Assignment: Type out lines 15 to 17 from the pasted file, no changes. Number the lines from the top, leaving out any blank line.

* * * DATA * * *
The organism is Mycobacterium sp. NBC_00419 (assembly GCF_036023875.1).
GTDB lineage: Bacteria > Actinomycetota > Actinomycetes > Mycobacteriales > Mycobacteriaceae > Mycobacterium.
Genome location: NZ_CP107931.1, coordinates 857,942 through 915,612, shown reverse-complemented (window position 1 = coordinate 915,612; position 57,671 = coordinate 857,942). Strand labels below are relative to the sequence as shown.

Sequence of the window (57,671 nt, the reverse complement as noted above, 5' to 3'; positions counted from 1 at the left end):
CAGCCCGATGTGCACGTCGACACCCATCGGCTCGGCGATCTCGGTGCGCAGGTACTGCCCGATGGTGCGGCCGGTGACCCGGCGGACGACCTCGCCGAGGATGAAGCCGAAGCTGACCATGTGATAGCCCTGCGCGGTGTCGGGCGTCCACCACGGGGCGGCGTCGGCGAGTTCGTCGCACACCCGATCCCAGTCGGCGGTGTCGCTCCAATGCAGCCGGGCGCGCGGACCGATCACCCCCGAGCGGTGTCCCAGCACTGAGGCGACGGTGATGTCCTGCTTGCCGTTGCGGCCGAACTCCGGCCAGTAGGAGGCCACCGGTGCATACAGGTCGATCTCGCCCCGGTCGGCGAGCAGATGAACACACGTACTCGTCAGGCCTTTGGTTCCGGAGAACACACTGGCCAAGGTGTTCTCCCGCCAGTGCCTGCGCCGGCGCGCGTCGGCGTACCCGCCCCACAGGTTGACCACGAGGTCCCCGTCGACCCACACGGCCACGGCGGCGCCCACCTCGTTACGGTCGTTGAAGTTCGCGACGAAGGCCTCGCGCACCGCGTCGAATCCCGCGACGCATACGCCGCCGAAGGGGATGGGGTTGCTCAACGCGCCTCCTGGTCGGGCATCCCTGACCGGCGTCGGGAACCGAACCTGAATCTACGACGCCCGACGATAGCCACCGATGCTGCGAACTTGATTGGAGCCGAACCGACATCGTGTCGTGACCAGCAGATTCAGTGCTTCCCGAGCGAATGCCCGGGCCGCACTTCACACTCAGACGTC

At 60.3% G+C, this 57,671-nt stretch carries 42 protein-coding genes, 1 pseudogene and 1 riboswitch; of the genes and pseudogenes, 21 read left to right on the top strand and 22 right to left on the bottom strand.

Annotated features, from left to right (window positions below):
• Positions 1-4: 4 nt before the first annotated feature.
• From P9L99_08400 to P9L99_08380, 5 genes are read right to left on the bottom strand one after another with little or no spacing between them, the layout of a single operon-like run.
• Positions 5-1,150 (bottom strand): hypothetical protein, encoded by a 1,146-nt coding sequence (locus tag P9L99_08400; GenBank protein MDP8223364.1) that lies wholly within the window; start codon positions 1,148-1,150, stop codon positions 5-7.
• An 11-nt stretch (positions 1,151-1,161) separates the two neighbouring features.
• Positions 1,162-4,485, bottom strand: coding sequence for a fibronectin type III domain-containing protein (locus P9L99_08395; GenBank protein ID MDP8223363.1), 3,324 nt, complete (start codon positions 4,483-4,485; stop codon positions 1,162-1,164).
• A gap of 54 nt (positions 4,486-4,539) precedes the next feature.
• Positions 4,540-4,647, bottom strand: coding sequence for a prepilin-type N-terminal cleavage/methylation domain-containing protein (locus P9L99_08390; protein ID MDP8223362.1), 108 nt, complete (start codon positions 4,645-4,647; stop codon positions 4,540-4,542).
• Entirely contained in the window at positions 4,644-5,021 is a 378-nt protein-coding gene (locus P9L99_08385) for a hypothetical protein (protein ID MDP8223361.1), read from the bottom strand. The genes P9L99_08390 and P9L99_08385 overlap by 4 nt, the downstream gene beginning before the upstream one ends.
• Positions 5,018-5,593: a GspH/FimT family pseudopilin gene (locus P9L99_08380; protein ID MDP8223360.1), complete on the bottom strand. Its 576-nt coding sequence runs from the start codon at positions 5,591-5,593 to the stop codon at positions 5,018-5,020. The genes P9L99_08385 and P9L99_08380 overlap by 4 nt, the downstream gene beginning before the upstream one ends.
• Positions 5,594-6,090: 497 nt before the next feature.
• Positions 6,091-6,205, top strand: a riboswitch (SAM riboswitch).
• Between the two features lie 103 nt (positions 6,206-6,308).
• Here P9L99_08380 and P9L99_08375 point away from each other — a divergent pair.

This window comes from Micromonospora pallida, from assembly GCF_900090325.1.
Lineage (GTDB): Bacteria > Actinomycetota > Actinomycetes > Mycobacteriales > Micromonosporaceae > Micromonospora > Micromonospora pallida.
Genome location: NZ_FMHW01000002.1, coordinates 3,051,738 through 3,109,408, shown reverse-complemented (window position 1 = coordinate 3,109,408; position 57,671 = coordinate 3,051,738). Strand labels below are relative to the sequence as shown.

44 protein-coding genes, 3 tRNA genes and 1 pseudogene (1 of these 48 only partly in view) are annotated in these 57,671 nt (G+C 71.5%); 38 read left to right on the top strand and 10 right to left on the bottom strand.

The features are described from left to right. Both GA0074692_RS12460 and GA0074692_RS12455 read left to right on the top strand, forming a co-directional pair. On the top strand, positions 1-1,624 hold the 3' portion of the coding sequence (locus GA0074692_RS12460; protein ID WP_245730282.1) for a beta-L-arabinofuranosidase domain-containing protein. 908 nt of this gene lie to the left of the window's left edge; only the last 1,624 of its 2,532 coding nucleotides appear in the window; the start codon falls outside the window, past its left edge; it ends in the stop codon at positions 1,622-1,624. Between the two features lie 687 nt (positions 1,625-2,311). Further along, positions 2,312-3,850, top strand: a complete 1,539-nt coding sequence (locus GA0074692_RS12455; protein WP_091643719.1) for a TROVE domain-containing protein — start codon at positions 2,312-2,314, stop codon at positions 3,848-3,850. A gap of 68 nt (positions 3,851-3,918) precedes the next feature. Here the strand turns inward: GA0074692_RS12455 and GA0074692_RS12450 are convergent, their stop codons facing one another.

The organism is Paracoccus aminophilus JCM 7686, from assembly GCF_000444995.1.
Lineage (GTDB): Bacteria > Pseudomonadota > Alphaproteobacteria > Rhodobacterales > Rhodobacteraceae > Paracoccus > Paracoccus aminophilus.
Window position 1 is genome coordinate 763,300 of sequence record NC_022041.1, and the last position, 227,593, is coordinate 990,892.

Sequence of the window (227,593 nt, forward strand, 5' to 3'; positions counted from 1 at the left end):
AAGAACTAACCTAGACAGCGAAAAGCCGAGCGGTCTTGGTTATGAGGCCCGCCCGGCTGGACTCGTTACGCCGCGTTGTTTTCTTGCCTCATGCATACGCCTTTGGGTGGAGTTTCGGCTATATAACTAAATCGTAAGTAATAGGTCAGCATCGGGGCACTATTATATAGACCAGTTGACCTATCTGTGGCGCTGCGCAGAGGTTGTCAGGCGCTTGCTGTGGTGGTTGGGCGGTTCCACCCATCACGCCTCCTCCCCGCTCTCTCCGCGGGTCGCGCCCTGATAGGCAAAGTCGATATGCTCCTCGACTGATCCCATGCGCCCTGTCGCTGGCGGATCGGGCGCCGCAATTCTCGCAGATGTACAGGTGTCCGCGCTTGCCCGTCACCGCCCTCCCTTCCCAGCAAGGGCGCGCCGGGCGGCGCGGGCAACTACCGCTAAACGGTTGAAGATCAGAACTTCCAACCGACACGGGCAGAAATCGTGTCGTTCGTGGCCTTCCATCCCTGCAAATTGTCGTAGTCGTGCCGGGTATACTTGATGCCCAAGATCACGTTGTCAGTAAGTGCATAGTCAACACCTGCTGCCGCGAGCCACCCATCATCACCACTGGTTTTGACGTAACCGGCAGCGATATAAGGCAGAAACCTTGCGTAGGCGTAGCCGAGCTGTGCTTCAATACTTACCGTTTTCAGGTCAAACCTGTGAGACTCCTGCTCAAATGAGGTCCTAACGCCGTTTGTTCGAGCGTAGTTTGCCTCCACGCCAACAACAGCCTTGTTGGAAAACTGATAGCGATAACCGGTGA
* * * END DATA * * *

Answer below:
• Entirely contained in the window at positions 4,644-5,021 is a 378-nt protein-coding gene (locus P9L99_08385) for a hypothetical protein (protein ID MDP8223361.1), read from the bottom strand. The genes P9L99_08390 and P9L99_08385 overlap by 4 nt, the downstream gene beginning before the upstream one ends.
• Positions 5,018-5,593: a GspH/FimT family pseudopilin gene (locus P9L99_08380; protein ID MDP8223360.1), complete on the bottom strand. Its 576-nt coding sequence runs from the start codon at positions 5,591-5,593 to the stop codon at positions 5,018-5,020. The genes P9L99_08385 and P9L99_08380 overlap by 4 nt, the downstream gene beginning before the upstream one ends.
• Positions 5,594-6,090: 497 nt before the next feature.